Not all fintech companies compete with banks. In fact, most of them are actually working with banks to help them adopt new capabilities built upon the latest internet-enabled technologies. These include easy-to-use apps for customers, simple-to-add code for merchants and open systems to allow other fintech companies to work with them.It is almost like banking in an app store:Hundreds of companies offering thousands of services for sending and receiving money that are simple and easy to use.One such company is Stripe, a six-year-old start-up that is the preferred code for building online checkout services.Stripe is really easy to work with and has developed the chosen system for many other innovative companies including Kickstarter and Apple Pay, and was valued at almost $10 billion by the end of 2016. The reason why Stripe has gained such a high valuation is that it has taken something the banks make difficult—setting up online payment services—and made it incredibly easy.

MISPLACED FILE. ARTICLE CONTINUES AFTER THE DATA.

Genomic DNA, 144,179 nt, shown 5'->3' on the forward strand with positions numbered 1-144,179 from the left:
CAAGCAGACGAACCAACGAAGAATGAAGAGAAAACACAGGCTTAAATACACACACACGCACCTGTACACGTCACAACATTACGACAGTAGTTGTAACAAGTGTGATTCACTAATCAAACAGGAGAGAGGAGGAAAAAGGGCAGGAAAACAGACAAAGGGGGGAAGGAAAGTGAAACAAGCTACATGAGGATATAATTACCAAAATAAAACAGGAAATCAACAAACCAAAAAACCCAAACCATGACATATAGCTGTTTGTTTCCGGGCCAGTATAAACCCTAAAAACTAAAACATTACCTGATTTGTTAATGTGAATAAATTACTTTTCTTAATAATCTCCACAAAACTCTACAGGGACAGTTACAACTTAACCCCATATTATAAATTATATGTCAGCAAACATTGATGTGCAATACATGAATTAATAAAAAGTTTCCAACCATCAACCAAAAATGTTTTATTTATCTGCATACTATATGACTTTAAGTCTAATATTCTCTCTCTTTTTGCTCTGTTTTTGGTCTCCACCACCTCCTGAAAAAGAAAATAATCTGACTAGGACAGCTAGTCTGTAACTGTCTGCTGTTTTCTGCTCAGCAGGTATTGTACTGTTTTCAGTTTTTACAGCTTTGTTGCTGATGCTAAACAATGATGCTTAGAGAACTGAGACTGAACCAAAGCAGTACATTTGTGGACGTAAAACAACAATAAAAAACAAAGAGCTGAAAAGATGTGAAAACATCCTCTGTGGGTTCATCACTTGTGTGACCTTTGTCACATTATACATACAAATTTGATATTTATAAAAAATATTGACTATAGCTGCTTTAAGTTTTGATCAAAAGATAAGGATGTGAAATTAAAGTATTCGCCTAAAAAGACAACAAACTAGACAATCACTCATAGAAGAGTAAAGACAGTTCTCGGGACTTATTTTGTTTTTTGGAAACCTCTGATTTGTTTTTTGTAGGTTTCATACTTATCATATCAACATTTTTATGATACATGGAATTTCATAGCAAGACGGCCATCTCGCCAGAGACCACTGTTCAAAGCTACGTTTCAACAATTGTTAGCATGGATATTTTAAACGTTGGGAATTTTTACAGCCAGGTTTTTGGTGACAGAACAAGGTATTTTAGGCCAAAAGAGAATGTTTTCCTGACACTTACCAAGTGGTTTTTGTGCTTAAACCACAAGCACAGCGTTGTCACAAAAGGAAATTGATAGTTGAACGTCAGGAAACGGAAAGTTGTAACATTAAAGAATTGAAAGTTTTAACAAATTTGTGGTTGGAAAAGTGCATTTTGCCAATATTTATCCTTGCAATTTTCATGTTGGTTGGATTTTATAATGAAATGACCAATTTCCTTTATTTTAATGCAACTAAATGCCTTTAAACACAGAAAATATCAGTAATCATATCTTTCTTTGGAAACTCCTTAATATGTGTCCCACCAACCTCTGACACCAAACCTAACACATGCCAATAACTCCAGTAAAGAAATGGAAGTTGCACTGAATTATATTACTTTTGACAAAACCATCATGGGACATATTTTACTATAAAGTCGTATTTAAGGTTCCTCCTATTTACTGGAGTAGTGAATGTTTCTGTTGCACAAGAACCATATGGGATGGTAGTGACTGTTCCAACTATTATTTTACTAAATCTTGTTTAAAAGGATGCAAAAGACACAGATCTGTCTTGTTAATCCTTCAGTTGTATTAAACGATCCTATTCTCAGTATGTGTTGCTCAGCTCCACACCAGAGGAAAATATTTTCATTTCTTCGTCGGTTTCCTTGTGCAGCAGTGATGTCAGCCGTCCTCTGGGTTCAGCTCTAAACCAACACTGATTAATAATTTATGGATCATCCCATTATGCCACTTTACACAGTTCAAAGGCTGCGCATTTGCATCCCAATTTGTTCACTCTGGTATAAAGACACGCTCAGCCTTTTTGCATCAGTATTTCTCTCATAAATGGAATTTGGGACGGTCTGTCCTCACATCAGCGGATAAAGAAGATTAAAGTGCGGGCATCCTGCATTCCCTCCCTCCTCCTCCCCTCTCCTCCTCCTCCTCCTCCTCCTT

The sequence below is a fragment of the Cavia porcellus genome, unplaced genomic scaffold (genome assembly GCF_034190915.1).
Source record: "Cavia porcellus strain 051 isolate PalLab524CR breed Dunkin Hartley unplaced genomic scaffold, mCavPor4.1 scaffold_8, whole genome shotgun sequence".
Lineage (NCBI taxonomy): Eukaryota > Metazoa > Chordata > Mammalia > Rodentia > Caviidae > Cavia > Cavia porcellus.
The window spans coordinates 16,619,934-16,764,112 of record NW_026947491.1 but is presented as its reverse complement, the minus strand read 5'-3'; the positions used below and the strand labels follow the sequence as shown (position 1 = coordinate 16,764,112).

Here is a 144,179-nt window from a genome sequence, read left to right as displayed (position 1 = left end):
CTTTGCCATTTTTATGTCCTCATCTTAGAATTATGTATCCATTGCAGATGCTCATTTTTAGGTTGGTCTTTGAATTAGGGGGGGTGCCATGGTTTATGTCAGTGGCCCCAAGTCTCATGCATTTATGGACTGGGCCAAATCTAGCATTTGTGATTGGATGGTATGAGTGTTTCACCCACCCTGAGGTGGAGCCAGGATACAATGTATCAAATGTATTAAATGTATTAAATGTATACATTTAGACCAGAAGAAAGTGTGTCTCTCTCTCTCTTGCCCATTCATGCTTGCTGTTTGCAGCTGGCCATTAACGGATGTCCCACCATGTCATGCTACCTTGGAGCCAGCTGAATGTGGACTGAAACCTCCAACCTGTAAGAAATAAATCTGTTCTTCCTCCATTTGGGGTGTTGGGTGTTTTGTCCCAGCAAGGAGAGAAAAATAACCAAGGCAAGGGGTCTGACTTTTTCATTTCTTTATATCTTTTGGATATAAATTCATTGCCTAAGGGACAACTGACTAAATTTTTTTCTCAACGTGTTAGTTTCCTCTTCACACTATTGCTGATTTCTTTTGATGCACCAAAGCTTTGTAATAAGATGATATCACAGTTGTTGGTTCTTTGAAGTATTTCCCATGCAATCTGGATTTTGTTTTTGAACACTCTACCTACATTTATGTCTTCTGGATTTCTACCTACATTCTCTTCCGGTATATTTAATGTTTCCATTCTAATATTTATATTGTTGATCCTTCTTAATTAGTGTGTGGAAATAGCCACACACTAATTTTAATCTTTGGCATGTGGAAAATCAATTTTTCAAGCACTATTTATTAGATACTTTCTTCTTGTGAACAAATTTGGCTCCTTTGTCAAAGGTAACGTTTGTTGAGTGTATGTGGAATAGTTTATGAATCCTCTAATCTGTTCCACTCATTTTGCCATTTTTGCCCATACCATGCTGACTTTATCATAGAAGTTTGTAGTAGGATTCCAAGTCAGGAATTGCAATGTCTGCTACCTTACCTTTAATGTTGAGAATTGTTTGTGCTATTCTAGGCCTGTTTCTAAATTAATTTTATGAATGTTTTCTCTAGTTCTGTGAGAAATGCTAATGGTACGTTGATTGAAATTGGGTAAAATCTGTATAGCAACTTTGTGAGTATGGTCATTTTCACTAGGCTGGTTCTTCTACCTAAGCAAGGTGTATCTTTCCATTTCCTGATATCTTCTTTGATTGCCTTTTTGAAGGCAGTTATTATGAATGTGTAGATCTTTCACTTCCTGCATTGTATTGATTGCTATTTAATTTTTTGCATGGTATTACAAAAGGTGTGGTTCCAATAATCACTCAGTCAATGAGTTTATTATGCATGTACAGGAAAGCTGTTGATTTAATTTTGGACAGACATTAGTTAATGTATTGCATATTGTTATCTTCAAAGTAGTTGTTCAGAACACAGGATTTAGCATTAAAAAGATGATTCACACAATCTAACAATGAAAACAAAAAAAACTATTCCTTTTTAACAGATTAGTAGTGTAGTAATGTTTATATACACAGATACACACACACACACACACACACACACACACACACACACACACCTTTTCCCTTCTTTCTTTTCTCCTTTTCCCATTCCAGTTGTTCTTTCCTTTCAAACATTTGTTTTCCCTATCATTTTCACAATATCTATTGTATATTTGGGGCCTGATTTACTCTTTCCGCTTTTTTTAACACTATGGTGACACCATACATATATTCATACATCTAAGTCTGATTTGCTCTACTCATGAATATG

There are companies that do similar things in lending, savings, investments and other specific areas of financial services based upon internet technologies.These companies have names like Zopa, SmartyPig, Nutmeg and eToro. They all have fun branding and cool offices, and they all share many of the same attributes in terms of being young, aspirational, visionary and capable.This is why collectively they have seen investments from venture capital and other funds averaging $25 billion for the last four years, according to data published by Ernst & Young.